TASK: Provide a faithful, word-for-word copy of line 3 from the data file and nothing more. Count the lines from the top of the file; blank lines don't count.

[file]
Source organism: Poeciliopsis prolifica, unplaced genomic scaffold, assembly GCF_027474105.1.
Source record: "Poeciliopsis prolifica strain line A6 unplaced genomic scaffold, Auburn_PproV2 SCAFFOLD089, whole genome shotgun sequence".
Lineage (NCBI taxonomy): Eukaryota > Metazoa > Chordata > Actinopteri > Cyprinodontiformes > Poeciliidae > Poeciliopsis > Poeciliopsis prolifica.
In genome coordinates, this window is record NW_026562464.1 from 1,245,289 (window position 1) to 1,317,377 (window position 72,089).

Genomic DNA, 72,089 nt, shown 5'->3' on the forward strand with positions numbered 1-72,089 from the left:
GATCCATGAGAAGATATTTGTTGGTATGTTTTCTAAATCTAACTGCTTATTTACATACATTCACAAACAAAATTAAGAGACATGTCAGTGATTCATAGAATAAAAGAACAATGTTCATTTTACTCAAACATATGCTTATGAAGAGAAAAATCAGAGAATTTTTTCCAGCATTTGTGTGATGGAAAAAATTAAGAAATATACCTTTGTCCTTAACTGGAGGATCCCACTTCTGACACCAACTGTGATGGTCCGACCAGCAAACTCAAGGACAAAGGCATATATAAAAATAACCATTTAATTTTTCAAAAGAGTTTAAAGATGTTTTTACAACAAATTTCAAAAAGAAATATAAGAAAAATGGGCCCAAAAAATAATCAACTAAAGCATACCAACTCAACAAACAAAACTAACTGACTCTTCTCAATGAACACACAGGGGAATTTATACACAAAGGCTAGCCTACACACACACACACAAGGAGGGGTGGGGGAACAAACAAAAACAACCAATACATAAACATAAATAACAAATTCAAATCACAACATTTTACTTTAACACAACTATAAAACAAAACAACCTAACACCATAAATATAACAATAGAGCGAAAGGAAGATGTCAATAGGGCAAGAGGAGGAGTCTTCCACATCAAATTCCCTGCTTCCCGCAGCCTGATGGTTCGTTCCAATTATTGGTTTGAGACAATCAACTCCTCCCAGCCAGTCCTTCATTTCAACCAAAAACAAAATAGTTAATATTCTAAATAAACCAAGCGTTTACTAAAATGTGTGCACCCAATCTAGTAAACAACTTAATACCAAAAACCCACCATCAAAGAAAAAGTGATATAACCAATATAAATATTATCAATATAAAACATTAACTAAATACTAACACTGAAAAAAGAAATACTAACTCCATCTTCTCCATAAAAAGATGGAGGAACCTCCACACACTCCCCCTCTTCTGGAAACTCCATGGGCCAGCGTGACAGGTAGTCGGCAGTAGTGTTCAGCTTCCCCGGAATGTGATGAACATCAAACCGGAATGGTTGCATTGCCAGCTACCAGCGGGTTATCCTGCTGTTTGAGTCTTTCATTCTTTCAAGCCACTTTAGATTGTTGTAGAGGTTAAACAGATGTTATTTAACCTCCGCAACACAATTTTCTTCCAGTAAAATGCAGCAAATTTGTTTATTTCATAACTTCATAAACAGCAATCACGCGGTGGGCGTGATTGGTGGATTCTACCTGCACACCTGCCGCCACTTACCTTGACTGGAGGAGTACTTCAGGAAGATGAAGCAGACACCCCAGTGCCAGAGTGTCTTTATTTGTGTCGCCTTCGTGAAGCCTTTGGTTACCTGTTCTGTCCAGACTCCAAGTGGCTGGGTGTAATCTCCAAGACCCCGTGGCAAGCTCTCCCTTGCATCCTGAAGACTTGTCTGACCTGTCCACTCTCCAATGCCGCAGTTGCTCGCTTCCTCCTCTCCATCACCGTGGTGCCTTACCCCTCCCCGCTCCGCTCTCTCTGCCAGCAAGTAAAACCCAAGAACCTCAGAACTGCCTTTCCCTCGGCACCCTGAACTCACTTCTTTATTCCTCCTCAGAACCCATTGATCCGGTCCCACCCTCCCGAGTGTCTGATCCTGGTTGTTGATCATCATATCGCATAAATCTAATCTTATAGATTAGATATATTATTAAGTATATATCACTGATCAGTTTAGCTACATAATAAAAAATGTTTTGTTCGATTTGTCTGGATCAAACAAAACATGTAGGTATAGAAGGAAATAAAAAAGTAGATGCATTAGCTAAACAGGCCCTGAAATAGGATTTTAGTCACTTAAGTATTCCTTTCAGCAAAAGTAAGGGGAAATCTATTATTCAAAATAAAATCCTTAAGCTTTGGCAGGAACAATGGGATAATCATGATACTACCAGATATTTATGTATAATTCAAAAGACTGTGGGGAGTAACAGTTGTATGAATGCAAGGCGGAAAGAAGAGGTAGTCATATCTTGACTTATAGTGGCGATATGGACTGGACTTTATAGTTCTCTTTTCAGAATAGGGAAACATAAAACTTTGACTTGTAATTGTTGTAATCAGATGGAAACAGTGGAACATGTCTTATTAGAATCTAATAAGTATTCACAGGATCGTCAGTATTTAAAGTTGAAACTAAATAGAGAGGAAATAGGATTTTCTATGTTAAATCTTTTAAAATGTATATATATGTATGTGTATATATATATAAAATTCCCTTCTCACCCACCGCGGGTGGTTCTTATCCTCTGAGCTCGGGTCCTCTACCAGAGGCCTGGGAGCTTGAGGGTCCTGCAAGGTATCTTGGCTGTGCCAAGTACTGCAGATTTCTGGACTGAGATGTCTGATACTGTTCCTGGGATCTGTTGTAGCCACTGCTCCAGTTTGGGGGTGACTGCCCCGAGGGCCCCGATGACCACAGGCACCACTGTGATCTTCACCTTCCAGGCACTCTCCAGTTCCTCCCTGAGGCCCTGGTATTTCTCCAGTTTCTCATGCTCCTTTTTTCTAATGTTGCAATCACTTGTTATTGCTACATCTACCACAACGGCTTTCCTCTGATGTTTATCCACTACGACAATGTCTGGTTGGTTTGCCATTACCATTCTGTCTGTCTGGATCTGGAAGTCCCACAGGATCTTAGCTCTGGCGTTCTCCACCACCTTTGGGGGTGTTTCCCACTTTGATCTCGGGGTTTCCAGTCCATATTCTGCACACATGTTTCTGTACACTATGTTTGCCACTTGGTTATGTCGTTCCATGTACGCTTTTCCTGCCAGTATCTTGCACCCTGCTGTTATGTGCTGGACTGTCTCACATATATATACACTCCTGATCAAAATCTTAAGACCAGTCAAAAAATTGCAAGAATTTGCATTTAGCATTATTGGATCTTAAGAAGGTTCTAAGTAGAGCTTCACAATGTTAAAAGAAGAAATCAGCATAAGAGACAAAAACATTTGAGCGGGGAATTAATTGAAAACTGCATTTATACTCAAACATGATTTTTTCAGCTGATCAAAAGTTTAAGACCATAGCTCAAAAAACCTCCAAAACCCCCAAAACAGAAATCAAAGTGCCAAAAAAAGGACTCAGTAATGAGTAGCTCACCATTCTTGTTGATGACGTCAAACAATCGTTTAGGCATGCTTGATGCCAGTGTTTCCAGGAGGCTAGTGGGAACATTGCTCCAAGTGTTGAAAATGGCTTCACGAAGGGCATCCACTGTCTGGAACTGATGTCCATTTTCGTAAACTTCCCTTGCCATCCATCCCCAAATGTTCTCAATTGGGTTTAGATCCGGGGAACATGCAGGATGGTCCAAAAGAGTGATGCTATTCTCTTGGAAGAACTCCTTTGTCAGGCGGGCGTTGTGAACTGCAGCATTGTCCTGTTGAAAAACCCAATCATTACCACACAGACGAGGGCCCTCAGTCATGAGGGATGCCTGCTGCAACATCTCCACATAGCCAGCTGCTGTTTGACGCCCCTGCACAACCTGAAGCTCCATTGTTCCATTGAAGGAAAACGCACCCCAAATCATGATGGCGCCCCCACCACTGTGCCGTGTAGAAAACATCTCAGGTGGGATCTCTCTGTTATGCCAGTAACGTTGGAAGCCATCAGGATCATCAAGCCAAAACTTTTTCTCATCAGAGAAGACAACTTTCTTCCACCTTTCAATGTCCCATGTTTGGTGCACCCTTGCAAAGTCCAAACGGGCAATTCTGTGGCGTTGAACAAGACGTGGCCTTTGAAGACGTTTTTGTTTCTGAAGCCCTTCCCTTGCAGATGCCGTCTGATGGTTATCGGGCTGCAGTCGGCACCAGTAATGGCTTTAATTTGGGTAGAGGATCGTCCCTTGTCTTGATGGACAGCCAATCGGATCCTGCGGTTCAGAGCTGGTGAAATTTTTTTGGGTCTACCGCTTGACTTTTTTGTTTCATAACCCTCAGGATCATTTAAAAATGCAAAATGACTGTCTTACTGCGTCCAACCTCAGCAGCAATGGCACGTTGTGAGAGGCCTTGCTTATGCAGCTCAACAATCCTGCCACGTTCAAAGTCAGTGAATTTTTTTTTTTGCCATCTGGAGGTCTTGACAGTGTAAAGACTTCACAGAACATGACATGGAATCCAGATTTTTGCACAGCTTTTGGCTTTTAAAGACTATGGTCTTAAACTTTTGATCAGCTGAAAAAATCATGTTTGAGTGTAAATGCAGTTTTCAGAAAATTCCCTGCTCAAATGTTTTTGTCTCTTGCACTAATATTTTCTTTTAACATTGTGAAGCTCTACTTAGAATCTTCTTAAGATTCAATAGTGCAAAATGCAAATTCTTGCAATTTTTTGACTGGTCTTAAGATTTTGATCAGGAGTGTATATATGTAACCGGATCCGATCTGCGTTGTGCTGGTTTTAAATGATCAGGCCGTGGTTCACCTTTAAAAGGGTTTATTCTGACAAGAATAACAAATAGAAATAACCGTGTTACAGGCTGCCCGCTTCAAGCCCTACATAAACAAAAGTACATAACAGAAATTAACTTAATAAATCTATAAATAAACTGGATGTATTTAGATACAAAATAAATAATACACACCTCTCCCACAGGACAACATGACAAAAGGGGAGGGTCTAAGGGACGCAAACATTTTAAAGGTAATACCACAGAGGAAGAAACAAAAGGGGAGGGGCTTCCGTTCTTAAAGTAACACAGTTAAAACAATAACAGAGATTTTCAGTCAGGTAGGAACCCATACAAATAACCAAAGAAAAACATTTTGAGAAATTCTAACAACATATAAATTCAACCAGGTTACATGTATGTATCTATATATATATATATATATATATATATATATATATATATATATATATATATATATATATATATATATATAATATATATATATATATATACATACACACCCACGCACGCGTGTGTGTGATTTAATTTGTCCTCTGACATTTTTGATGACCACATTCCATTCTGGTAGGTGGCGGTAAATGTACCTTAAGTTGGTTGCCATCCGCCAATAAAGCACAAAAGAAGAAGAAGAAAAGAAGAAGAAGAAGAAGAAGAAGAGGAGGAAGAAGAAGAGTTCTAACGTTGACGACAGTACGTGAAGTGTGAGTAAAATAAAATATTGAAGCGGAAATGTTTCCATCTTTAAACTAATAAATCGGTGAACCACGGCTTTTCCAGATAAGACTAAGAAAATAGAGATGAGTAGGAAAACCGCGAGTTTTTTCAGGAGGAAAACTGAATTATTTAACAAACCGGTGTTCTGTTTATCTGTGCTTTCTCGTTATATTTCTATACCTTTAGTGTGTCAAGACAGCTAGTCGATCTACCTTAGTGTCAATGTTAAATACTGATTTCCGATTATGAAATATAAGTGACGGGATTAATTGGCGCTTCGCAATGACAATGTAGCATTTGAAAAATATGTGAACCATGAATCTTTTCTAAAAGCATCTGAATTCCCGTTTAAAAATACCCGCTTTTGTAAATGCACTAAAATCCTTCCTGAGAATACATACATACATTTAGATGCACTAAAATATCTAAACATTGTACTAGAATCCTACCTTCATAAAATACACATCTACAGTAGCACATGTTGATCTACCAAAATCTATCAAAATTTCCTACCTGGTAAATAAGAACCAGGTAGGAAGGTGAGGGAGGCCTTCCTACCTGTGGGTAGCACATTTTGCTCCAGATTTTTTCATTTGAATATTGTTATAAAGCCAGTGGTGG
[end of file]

Lineage (NCBI taxonomy): Eukaryota > Metazoa > Chordata > Actinopteri > Cyprinodontiformes > Poeciliidae > Poeciliopsis > Poeciliopsis prolifica.